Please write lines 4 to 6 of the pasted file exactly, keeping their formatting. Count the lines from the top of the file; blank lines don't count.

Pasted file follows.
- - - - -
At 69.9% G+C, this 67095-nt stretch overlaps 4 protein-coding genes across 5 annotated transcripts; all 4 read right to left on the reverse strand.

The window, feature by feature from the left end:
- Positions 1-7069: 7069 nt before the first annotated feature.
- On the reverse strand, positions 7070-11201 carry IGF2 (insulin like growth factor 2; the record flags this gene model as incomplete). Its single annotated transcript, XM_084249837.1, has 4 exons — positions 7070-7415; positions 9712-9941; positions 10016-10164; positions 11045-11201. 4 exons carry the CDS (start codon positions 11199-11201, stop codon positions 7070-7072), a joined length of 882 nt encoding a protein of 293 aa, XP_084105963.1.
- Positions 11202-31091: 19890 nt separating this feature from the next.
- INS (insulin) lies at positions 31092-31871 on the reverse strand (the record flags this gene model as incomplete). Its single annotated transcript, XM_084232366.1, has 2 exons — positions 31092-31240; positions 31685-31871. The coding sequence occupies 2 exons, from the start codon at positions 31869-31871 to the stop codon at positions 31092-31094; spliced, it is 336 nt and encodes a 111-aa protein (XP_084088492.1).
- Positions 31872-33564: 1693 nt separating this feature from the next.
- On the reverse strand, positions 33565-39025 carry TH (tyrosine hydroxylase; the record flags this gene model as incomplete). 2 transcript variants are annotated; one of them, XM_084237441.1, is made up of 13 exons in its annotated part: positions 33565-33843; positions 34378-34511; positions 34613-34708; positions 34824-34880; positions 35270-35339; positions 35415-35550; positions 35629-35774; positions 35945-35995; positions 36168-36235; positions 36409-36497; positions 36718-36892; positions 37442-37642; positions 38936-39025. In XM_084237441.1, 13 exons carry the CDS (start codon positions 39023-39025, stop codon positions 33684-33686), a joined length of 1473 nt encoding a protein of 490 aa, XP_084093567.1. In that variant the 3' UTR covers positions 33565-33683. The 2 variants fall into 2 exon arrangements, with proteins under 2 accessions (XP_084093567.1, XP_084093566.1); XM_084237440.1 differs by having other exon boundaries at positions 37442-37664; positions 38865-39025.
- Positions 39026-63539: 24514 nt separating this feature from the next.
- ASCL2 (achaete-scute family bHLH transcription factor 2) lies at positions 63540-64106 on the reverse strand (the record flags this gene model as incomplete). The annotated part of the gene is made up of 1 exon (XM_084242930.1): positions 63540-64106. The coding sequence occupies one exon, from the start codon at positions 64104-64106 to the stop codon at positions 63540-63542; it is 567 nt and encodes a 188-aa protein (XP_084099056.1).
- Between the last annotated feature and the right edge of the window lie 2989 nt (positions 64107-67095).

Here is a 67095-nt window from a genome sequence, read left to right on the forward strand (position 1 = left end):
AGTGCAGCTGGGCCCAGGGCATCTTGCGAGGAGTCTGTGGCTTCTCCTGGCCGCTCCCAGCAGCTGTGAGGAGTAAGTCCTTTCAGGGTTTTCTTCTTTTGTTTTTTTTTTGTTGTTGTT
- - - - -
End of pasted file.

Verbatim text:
- On the reverse strand, positions 7070-11201 carry IGF2 (insulin like growth factor 2; the record flags this gene model as incomplete). Its single annotated transcript, XM_084249837.1, has 4 exons — positions 7070-7415; positions 9712-9941; positions 10016-10164; positions 11045-11201. 4 exons carry the CDS (start codon positions 11199-11201, stop codon positions 7070-7072), a joined length of 882 nt encoding a protein of 293 aa, XP_084105963.1.
- Positions 11202-31091: 19890 nt separating this feature from the next.
- INS (insulin) lies at positions 31092-31871 on the reverse strand (the record flags this gene model as incomplete). Its single annotated transcript, XM_084232366.1, has 2 exons — positions 31092-31240; positions 31685-31871. The coding sequence occupies 2 exons, from the start codon at positions 31869-31871 to the stop codon at positions 31092-31094; spliced, it is 336 nt and encodes a 111-aa protein (XP_084088492.1).